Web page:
Oh, The Humanity! Joysticks

joysticks index

Back in the eighties there were all manner of cash in movies, but none as flagrantly blatant as 1983’s Joysticks where the producers were clearly aware of how many people loved arcade games and that with it’s puerile adult humour the film Porkies had been a massive hit, and so thought fuck it, let’s combine the two and surely we’ll be billionaires before we know it. And while it might not have made that kind of money it did generate nearly four million dollars at the box office against a $300,000 budget, so could be seen as a small success.

With three credited writers, two of whom never went on to write for a movie ever again and the third only managed one further work, the awful Rodney Dangerfield comedy Ladybugs, artistically it has very little to offer (as you may have guessed), though it is a vaguely enjoyable movie if you ignore some of the sightly dodgier jokes that are found within the running time. Unfortunately it does start off poorly with our lead Eugene (Leif Green) about to start a new job but two women start flirting with him and expose their breasts, though it’s all a trick so that they can get a photo of the poor bloke in his underwear. It’s never really explained why either, but then anyone looking for logic in this film has not only come to the wrong place but the wrong planet, and possibly universe as well.

The arcade is managed by a Jock type called Jeff (Scott McGinnis) who we’re supposed to like even though he’s a bit of a dick, and it’s populated by a bizarre bunch including a group of punks led by a guy who calls himself King Vidiot (Jon Gries), an overweight slob by the name of Dorfus (Jim Greenleaf) who used to be cool until he became addicted to video games, a bizarrely posh girl, a monk, and a guy who barks like a dog, all of whom play games as if they’ve never seen one before, dancing around and at the same time staring at the screen from only a couple of centimetres away. Bar King Vidiot and Dorfus the supporting cast rarely get much to do but they made me laugh a lot just because of their overly enthusiastic attempts at game playing.

At first it seems more like a collection of sketches than a film with a proper narrative, with Eugene spying on a couple making out in a hot tub inside a van just so he can fall in to the water and everyone once again laughs at him, while Jeff has a game in the office where women have to strip if they lose, but after a bit Joseph Rudder (Joe Don Baker, who I can only hope fired his agent straight after this movie) arrives on the scene and wants to close the arcade down as he’s a real stick in the mud. He’s got two nephews, Max and Arnie, to do his dirty work and they try and fail to steal all of the machines, but then he attempts to persuade the Mayor at a town meeting that the arcade should be closed down, talking about “Video madness” in a way akin to “Reefer Madness” and getting a nurse on stage to talk about “Pacman arthritis” and other conditions games can cause. But once again Rudder is foiled by Jeff and co, so after a bit of stupid plotting Rudder challenges the arcade to a duel against King Vidiot, and if they lose they’ll close down forever.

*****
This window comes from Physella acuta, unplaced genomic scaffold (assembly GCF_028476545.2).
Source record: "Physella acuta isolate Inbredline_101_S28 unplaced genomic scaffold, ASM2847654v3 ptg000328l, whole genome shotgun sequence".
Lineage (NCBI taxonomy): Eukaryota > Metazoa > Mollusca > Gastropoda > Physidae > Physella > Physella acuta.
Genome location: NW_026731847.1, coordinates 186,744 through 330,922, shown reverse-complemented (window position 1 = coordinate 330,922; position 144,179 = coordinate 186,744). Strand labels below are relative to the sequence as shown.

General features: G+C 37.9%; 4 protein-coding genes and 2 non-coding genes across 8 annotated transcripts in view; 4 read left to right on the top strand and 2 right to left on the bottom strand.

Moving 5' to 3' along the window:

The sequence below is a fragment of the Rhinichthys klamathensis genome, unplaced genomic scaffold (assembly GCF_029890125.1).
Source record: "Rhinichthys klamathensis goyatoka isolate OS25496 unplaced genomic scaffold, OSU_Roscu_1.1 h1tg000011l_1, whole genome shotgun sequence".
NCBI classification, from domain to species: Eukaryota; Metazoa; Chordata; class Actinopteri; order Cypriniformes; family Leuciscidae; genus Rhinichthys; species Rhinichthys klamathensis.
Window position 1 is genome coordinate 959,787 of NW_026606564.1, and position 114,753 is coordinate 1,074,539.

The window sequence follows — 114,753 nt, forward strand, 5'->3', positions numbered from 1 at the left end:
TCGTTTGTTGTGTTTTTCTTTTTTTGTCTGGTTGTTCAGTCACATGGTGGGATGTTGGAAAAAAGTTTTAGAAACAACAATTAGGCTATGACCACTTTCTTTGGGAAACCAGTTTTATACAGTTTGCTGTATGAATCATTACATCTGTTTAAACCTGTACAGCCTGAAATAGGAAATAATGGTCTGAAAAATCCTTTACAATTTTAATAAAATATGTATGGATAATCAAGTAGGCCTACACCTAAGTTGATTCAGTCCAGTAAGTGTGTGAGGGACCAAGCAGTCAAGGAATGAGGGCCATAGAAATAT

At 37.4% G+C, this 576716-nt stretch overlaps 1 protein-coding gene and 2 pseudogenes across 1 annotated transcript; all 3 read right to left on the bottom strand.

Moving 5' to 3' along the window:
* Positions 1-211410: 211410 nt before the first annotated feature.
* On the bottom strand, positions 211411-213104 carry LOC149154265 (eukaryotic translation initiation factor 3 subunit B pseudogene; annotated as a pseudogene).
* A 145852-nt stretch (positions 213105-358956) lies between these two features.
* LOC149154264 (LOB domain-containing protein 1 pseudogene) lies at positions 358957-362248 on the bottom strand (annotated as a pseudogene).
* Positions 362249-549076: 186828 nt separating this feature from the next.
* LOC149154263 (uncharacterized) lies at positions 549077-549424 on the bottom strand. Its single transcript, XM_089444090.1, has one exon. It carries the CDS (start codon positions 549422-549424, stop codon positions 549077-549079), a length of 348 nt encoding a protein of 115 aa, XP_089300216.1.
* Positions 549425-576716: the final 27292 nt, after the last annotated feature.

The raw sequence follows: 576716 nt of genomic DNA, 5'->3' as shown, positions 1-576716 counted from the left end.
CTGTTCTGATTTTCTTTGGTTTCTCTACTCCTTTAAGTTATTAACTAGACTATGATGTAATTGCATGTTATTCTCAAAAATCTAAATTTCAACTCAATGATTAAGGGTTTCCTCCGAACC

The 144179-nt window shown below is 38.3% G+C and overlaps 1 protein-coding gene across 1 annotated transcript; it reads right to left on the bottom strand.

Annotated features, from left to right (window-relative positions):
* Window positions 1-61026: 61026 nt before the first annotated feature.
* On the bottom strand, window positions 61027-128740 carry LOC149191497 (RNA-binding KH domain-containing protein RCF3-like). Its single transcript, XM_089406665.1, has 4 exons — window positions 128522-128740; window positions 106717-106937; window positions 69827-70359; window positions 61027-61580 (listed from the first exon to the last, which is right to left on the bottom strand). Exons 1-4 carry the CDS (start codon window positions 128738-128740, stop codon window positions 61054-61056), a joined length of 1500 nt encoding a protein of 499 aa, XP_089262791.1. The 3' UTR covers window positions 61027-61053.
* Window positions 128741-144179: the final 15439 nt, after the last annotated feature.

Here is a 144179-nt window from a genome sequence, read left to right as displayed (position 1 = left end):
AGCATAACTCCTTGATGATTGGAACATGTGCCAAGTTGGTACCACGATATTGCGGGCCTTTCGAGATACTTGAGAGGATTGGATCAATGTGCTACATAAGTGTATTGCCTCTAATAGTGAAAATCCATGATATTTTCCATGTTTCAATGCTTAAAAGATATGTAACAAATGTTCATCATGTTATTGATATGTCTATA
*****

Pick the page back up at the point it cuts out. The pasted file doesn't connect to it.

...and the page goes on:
I’m fully aware that the above description makes it sound like one of the worst films ever made, but it is surprisingly funny in places. Joe Don Baker makes for a decent villain, whose description of the arcade leads to an amusing fantasy sequence which involves mud wrestling and all manner of daft debauchery, and there’s also another funny fantasy sequence where Jeff portrays the place as filled by women wearing long virginal white dresses as he cradles a baby and offers to help girls in to college. Eugene has the odd funny moment and twice says the line “I would like you to meet Simba” just as he’s about to reveal his penis (though thankfully he doesn’t) while King Vidiot is so over the top and silly that he’s actually strangely hilarious, sometimes wandering around as if he’s Pacman and “his subjects” are ghosts, and at one point they ride on tiny motorbikes for reasons I still don’t understand.

Trying to make video game duels exciting is always doomed to failure as many a movie has proven, but it’s laugh out loud stuff here as a game of Pacman is supposed to seem thrilling, and the film also includes a number of songs especially written for the film on the soundtrack, with one repeating the line “Totally awesome video games” over and over again in such a manner I couldn’t help but chuckle. Along with all of the above there’s a fun training montage which lasts way too long and a happy ending so contrived it’s ridiculous, with every character getting either their just desserts or a joyous bit of closure, and it’s so cheesy it’s impossible not to like.

Unfortunately there is a negative side to the film, as there’s one horribly dodgy scene with Joe Don Baker’s fast asleep wife and Eugene and Dorfus where the latter suggests the former rape her, it’s a painfully misjudged element and even though Eugene is appalled it’s something I wish had been cut from the movie. Also an issue is that some of the more exploitative nudity is truly shitty as the camera lingers on various body parts for way too long, and it’s a real shame the filmmakers decided to make it so sleazy. I’m sure with about five minutes of edits a family friendly version of the film could be made (well, maybe ten thinking about it) and then it’d be something I could happily recommend. In the meantime if you watch it with one hand on the remote control and fast forward through the couple of crappy moments there’s still a lot to enjoy here, and if you like trashy, tacky stupid movies you’ll probably not regret watching it.

Alex Finch.
https://www.twitter.com/comedytowatch

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